groups on other paragraphs from the opening chapters, and as we get farther along in the story they begin to employ these strategies for themselves. Facing challenging texts and learning the strategies to navigate them serve as important Pre-AP habits of thought for students.
Making the "Simple" Text More Challenging
Another way to help students prepare is to help them recognize complexity in texts that they perceive as simple. Sandra Cisneros's The House on Mango Street seems "easy" to students. In fact, Cisneros's themes and use of language make this piece quite sophisticated -- figurative language, repetition, and the artful use of syntax (varied sentence length, parallelism, periodic sentences, etc.) are all devices students at this level are ready to grapple with and interpret. As we read through the vignettes, students look for and mark examples of rhetorical strategies. It's fun for them to pick out her similes, metaphors, personification, and alliteration. The next step, however, is where the real depth and rigor begin. I talk about how authors craft their writing to achieve some desired purpose or effect (the very stuff AP prompts are made of). We brainstorm the themes in Cisneros's book and begin to analyze how her style conveys her message about poverty, abuse, sexism, and coming of age. The end of the unit culminates in students working together on a style analysis. I give them 8 ½-by-11inch pieces of paper with houses drawn on them with room inside for them to write. The prompt is: How does Sandra Cisneros's use of language in The House on Mango Street help her convey a particular theme? Each group member creates a "house" that has specific evidence and analysis to support their group's thesis. One group wrote, for example, "Sandra Cisneros uses similes and metaphors in order to convey her message that poverty causes suffering." Students also draw images on each house that represent the theme they argue the language choices convey. Students peer edit one another's houses and make suggestions for clarity, explanation of ideas, and mechanics. When they assemble and present their houses, they have worked with the foundations of a style analysis essay and have grappled with the kinds of demands and skills AP students face daily in a literature class.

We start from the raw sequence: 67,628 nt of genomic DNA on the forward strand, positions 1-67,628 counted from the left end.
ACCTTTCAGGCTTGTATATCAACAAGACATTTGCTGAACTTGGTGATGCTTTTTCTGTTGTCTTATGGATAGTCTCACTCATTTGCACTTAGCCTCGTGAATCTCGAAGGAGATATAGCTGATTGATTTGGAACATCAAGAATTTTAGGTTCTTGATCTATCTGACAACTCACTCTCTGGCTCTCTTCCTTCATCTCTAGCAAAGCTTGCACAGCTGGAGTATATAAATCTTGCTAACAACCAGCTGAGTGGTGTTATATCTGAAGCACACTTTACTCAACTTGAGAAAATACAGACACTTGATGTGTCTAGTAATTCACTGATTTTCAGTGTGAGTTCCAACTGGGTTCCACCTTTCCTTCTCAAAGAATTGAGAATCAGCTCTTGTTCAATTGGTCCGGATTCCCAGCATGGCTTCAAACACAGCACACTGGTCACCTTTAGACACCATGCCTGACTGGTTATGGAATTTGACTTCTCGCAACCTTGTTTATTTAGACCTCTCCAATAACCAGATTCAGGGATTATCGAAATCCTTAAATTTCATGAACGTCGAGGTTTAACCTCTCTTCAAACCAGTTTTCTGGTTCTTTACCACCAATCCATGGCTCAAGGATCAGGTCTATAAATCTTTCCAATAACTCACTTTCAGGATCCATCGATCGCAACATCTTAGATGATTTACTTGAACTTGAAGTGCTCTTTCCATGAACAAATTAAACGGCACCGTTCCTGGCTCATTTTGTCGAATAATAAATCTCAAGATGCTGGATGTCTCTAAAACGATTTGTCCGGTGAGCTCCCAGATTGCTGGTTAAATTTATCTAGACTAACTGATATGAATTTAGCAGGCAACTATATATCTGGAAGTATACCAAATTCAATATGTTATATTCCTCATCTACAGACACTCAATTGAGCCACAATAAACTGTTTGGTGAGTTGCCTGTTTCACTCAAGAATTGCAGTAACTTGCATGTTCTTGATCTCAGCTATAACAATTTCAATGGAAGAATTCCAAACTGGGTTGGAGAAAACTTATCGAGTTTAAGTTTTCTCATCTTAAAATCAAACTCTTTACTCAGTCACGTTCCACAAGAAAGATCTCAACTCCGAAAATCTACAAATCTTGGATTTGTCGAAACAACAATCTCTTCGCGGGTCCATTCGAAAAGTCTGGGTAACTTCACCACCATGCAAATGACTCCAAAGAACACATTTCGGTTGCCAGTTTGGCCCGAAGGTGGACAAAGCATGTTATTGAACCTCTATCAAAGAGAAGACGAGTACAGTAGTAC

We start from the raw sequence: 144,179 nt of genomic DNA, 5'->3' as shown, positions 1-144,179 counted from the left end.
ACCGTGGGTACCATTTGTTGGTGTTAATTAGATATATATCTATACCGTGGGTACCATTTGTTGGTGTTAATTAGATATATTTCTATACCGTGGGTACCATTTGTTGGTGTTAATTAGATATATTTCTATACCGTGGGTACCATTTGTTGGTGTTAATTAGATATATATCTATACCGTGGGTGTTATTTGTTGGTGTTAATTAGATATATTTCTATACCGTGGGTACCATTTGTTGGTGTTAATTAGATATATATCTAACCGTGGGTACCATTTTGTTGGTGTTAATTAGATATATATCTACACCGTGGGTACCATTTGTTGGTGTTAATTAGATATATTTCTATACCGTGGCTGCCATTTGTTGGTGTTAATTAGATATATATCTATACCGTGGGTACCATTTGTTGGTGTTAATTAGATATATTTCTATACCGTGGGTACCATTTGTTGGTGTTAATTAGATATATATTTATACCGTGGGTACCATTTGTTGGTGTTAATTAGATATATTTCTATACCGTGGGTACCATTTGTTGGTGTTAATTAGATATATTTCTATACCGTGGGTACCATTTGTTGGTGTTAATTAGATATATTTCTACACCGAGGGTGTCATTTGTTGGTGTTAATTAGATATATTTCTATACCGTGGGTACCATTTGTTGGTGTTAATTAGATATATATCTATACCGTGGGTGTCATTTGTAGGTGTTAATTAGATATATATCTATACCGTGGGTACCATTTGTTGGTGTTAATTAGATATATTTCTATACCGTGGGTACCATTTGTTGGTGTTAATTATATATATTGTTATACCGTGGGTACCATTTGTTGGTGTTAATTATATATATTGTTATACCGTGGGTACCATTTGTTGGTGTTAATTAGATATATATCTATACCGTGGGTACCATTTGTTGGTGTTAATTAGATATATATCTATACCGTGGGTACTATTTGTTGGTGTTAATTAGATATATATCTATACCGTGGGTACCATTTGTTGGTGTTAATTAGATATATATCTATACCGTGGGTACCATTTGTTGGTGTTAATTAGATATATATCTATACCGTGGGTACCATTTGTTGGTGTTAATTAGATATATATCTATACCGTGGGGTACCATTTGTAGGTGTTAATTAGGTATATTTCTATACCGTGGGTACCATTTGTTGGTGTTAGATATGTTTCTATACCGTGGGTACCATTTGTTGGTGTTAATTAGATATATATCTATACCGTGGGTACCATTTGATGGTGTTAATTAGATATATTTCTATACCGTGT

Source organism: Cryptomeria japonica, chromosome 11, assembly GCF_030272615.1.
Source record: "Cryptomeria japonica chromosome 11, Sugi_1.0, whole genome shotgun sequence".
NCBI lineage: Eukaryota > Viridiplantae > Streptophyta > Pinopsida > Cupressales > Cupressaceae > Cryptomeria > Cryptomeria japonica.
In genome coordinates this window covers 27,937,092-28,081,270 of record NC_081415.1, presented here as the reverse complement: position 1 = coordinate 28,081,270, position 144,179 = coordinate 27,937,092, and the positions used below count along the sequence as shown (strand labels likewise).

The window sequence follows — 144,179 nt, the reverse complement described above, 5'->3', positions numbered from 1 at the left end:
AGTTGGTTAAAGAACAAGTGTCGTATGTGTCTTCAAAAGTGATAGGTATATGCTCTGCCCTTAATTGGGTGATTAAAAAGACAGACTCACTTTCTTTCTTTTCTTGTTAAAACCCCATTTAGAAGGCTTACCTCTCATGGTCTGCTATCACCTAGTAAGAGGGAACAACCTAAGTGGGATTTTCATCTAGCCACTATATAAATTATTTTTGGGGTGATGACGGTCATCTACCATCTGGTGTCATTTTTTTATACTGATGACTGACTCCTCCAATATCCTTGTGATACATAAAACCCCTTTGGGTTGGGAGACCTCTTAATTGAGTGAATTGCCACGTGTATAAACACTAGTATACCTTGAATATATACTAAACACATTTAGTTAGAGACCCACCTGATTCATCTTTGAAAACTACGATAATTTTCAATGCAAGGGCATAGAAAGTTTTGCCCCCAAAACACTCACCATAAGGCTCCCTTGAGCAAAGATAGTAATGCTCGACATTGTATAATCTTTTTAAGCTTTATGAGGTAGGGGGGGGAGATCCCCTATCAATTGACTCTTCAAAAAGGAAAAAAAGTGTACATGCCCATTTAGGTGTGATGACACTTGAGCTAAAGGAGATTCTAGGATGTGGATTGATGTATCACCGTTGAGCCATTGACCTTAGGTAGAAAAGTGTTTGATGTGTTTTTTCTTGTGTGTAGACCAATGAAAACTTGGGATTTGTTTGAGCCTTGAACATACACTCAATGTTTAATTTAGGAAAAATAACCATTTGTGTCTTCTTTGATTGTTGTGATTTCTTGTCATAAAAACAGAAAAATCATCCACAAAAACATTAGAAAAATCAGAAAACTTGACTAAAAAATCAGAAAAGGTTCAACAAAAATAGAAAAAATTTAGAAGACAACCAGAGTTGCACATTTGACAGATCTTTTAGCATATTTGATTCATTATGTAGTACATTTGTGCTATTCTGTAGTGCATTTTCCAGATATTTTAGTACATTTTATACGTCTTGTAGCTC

Lorri Horn has taught AP English at Santa Monica High School in California for the last six years of her 13-year career. She chaired the English department for five years, and is a 2003 National Board Certified Teacher. Her article about teaching in a time of scarcity recently appeared in Phi Delta Kappan (April 2004). This article is copyright © 2004 by Lorri Horn and is reprinted with permission.